Productive Procrastination #4

Revue
 
Welcome back,I'm in Berlin again after spending Christmas with N. in the Frankfurt area where both ou
 
December 28 - Issue #4

Johannes Kleske

A combination of recommendations, observations, and personal updates

Welcome back,
I’m in Berlin again after spending Christmas with N. in the Frankfurt area where both our families live. Now it’s time to get off the sugar rush and back on the bike (more on that in a future issue). 
This issue is once again heavy on the reading recommendations, featuring my favorite articles from 2015, my Christmas magazine reading stack and a reflection of nine months reading the Economist. 
Enjoy the final days of 2015,
Johannes

My favorite essays and articles of 2015
Justice for “Data Janitors”
Why I Am Not a Maker
Cloudy Logic
The Addiction Algorithm: An interview with Natasha Dow Schüll
At Home in the Liminal World
The Art of Gig
The future of loneliness
Honeywell, I’m Home! The Internet of Things and the New Domestic Landscape
Ghosts of the Future
The Darkness Before the Right
Big Data, No Thanks
My Christmas Stack
The time between Christmas and going back to work sometime in January has always been about reading as much as I can for me. For the last five years, I’ve been tracking my reading material to see if and how my media diet changes from year to year. Not that much, it looks like. 
Above is my magazine stack from this year featuring Makeshift, The Forecast, Delayed Gratification, Jacobin, The Outpost, The Economist’s World in 2016 and Monocle
The Economist
When I read this interview with the Economist’s Tom Standage in April, I was surprised. Here’s a deputy editor of a newspaper that is more than 170 years old. But his take on digital products and business models is fresher than almost anybody else’s in the industry. My reaction: I bought an Economist subscription. Nine months later it seems like a good time to reflect on that.
The Economist comes pretty close to my ideal news source. I’m trying to stay away from the daily news grind that holds little substance. The weekly issues keep me in the loop but provide enough perspective and actual insight. I always read the two pages of news bits from the week at the beginning of the issue. Then I browse through the issue to read the longer articles relevant to my interests.
I use the full subscription that allows me to access the magazine in every form. Most of the time, I read the print edition. But when I’m not near my mailbox on a Friday, I read the iPad version. I also download the podcast for train rides. Subscribers can create their individual podcast featuring only the sections they want. I rarely read their daily Espresso edition that has five smaller stories. They are just to random for my taste.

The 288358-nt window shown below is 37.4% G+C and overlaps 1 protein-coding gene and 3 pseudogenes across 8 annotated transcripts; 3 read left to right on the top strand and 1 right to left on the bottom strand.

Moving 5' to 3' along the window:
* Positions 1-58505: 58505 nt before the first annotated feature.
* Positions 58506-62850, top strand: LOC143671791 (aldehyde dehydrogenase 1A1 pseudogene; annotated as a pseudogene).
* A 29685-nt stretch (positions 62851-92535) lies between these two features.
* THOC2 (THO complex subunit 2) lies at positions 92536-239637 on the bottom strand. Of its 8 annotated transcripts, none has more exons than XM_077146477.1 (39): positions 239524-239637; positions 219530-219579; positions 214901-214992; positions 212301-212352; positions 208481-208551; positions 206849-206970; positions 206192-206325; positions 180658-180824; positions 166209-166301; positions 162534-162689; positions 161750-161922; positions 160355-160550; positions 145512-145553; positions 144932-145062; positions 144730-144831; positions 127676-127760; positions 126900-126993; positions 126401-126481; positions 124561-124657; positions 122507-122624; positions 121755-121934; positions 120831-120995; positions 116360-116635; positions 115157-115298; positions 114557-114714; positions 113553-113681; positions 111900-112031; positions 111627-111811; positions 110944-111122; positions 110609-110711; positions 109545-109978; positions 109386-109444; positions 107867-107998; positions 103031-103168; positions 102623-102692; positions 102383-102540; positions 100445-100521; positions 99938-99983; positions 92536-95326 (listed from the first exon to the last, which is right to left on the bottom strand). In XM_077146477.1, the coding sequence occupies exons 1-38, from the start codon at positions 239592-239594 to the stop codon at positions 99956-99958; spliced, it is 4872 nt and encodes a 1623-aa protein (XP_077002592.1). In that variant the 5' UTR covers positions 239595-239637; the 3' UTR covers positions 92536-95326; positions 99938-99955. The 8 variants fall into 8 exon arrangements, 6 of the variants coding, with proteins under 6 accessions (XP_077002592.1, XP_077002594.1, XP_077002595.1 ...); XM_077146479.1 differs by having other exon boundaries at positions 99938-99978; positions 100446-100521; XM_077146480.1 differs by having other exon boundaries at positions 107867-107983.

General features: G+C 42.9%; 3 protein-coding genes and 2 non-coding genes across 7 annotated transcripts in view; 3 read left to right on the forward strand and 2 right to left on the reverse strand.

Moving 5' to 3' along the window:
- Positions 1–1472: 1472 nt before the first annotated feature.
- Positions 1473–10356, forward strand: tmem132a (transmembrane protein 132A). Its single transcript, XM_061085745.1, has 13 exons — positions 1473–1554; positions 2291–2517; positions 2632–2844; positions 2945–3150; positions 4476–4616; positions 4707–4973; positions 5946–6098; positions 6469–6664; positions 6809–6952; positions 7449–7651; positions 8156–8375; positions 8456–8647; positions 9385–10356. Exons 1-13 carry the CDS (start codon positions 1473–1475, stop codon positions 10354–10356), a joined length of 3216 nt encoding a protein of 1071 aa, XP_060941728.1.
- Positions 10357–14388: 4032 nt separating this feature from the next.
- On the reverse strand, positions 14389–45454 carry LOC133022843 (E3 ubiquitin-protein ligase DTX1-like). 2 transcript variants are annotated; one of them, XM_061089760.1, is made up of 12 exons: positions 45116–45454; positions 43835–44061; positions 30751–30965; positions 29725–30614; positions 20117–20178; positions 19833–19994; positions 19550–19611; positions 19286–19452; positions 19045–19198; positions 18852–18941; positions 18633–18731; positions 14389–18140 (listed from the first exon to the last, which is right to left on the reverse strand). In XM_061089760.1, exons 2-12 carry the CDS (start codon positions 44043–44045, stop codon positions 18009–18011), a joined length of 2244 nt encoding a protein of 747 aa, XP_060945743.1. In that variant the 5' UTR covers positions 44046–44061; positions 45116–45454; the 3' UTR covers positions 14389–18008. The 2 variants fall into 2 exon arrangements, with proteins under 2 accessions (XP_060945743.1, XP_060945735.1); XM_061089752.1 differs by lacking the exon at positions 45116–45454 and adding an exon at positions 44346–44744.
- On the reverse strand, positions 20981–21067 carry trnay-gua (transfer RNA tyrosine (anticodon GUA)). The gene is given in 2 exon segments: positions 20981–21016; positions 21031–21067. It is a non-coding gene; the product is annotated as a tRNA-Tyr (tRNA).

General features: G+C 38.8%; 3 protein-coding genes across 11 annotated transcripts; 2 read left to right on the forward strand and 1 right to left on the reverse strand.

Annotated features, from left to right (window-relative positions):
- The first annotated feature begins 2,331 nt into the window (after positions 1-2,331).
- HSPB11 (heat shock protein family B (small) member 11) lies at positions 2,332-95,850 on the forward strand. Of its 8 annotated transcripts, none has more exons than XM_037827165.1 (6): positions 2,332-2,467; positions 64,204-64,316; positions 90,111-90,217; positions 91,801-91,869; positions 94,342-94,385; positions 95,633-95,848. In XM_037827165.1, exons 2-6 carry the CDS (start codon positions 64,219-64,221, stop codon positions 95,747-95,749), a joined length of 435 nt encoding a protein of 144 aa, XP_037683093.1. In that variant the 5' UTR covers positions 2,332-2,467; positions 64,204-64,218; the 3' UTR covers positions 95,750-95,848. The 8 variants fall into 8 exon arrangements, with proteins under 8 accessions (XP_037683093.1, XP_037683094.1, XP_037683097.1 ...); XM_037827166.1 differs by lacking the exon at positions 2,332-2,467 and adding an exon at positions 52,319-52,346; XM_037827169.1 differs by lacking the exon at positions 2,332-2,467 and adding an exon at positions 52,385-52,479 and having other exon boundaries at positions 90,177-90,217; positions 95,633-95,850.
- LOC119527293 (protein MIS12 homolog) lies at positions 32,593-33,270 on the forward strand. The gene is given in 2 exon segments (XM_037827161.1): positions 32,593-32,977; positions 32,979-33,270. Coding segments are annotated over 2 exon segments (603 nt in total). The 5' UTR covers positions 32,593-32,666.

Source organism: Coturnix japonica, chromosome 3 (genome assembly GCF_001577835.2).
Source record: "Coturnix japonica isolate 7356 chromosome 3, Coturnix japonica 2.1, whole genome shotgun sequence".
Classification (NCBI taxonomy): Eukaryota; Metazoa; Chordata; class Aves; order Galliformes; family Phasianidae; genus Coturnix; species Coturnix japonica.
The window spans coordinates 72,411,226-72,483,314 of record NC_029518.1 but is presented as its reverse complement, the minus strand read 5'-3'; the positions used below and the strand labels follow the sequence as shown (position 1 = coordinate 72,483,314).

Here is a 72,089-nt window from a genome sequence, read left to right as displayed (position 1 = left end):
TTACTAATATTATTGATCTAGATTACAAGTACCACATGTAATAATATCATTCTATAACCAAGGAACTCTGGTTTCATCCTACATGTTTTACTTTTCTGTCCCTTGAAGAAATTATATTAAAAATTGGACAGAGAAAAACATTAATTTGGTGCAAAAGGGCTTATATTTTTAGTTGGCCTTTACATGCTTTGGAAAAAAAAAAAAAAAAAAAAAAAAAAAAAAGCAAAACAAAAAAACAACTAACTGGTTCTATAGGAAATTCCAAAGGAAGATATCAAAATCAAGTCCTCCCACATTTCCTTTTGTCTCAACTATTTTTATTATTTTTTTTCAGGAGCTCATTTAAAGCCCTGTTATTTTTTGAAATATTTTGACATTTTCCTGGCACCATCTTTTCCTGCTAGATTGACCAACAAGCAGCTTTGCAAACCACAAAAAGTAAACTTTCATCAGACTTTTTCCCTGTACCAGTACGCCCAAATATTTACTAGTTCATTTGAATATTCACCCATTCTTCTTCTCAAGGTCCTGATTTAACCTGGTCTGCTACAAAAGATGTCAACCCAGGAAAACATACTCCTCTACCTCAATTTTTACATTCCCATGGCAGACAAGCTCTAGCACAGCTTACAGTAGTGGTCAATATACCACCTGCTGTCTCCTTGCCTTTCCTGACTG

In general, I’m fond of the tone of the Economist. The dry humor and the clear standpoints make me enjoy the reading. Nine months of reading the Economist every week and I feel much more informed about the world. I appreciate the global perspective and think I now have a much better idea what’s currently going on in parts of Africa and Asia.
Even so, I’ve got two “problems” with the Economist that provide room for other news sources:
1. The liberal point of view that the Economist is famous for isn’t mine exactly, especially when it comes to markets. But I wouldn’t have it any other way. I rarely see the liberal perspective argued so well. It challenges my own perspectives and forces me to come up with better answers.
2. As a London-based newspaper (their term, not mine), they naturally have an emphasis on UK politics. My ideal weekly would have the same global perspective but feature German politics a bit more.
Overall, I’m incredibly impressed with what the Economist is doing, in journalism as much as in business. And I will remain a happy subscriber. 
William Forsythe – The Fact of Matter
Even if you’re only remotely interested in dance – the art form, not the music genre – I’m sure you have heard of William Forsythe. He’s a dancer and choreographer and has done amazing work that stretches the boundaries of what you might consider classical ballet. I find his notation system for choreographies and his teachings on improvisation (pictured above) especially inspiring, even outside dancing. 
The Museum für Moderne Kunst (MMK) in Frankfurt has given him space for an exhibition to further explore his interaction with rooms and movements. N. and I went there last week and can highly recommend a visit. 
Did you enjoy this issue?
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Carefully curated by Johannes Kleske with Revue.
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